large Mysql Database

Discussion in 'Distributed Computing' started by stoneage, Jan 2, 2007.

  1. stoneage macrumors regular

    stoneage

    Joined:
    Sep 21, 2002
    Location:
    Directly above the center of the Earth.
    #1
    I currently have my own forum (phpbb) that I run on my website. I recently just got a new hosting provider and I'd like to transfer my forum from my older provider to the new one.

    The problem I run into is that because my database is about 25 megs in size I have to find some way to break it down into smaller chunks because they will not allow me to upload the file in any larger than two mb chunks.

    Anyone out there have any experience with this that they might be able to offer some advice?
     
  2. tyr2 macrumors 6502a

    tyr2

    Joined:
    May 6, 2006
    Location:
    Leeds, UK
    #2
    That's insanely small. Don't take this the wrong way but I'd consider a different hosting provider.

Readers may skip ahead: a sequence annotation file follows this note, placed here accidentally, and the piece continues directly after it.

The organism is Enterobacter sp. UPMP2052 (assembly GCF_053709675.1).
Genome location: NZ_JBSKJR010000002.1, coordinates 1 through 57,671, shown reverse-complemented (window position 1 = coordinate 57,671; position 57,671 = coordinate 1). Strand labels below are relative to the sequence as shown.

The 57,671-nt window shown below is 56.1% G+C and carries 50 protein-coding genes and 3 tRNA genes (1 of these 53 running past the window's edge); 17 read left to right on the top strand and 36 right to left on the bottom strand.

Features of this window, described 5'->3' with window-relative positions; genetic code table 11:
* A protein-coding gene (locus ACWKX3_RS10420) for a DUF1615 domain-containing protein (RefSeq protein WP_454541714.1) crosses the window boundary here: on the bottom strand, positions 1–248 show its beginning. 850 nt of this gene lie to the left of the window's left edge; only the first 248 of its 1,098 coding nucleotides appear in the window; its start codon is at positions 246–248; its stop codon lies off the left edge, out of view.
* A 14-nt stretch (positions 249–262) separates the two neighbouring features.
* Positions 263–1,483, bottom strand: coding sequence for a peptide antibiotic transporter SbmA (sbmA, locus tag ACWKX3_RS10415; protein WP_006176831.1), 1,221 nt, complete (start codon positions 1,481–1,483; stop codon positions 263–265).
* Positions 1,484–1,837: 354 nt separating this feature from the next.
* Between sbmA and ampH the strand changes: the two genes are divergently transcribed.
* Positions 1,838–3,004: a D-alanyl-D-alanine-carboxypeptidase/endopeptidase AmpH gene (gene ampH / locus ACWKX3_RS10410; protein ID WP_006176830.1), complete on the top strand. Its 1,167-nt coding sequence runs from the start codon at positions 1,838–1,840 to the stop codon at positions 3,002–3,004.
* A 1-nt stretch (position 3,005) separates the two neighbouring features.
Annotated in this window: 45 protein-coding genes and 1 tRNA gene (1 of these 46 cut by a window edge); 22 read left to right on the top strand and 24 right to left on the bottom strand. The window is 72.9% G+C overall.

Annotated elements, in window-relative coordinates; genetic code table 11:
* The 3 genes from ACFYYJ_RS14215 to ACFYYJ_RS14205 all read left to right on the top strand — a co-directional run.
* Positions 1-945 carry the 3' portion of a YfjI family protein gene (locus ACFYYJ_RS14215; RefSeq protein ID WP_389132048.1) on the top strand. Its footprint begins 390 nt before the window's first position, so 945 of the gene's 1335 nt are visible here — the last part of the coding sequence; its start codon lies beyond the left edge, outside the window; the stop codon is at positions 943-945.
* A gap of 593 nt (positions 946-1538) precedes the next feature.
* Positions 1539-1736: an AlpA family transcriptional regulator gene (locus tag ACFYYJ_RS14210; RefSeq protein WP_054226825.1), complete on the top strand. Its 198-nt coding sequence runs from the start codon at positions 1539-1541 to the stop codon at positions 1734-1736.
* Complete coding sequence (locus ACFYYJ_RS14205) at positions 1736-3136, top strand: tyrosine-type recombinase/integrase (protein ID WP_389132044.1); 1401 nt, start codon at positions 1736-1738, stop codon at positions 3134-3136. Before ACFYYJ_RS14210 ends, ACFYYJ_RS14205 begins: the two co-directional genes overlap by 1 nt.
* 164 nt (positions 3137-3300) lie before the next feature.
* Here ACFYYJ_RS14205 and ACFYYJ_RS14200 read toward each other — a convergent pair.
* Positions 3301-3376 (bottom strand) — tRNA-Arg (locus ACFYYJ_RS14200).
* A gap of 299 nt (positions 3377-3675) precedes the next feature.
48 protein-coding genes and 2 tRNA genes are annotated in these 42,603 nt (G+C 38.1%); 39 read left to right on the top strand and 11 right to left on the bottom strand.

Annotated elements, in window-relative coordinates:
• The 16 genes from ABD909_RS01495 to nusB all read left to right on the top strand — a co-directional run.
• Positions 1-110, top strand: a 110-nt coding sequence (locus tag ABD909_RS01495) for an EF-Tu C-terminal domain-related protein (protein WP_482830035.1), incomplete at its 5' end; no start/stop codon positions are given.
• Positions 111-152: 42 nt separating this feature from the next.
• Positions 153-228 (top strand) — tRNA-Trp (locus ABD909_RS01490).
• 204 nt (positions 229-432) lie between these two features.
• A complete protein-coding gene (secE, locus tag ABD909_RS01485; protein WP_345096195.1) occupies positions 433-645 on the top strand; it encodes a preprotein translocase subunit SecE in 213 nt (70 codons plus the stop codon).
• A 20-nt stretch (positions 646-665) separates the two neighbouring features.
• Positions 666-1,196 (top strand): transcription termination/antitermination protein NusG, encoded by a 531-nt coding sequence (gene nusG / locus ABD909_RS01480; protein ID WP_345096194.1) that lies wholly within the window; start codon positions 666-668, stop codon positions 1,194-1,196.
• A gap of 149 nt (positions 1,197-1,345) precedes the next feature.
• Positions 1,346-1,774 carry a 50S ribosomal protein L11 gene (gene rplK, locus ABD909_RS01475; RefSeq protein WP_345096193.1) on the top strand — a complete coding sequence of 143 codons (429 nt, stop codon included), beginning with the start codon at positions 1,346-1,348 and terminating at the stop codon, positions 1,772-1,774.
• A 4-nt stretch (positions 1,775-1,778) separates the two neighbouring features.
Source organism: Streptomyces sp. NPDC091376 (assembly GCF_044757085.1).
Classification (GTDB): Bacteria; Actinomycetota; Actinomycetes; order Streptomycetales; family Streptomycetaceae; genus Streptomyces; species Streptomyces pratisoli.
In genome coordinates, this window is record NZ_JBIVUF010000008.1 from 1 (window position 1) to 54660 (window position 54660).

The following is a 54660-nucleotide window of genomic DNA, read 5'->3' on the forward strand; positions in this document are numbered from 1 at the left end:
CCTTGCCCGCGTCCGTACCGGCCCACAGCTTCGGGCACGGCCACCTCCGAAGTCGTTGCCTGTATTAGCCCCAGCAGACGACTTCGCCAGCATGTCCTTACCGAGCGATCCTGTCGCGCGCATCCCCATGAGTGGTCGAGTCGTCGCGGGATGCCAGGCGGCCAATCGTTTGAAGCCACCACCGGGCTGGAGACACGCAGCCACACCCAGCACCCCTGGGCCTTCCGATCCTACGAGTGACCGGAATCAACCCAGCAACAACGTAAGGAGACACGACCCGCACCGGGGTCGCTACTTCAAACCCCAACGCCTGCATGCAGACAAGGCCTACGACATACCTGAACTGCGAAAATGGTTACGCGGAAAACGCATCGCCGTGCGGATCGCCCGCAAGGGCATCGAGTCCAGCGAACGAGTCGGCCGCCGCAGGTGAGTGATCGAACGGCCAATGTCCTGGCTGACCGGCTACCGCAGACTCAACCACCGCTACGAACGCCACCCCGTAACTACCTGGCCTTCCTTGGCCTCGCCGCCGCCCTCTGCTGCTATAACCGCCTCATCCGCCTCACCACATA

Are you sure it's 2Mb and not 2Gb?
     
  3. bankshot macrumors 65816

    bankshot

    Joined:
    Jan 23, 2003
    Location:
    Southern California
    #3
    Agree with tyr2, a 2 MB limit is insanely small.

    If you have access to the unix command line on both ends (use Terminal on the Mac), you can use the 'split' and 'cat' utilities to split up the file. For example, before transferring, you would do:

    Code:
    split -b 2m file_name
    This creates 2-MB files with names 'xaa', 'xab', 'xac', and so on. Transfer them to the host, and then on the host do:

    Code:
    cat x?? > file_name
    Of course, if your host is really this limiting on upload sizes, I have a feeling that they don't give you access to the unix command line, and thus this method will not work.
     
  4. seanf macrumors 6502

    Joined:
    Aug 8, 2006
    Location:
    UK
    #4
    Is this using their Control Panel? If so, do you have shell and FTP access to the server?

    With reference o your thread title: 25MB is really quite a small amount of data, for comparison I regularly work with databases that are several hundred gigabytes in size.

    Sean :)
     

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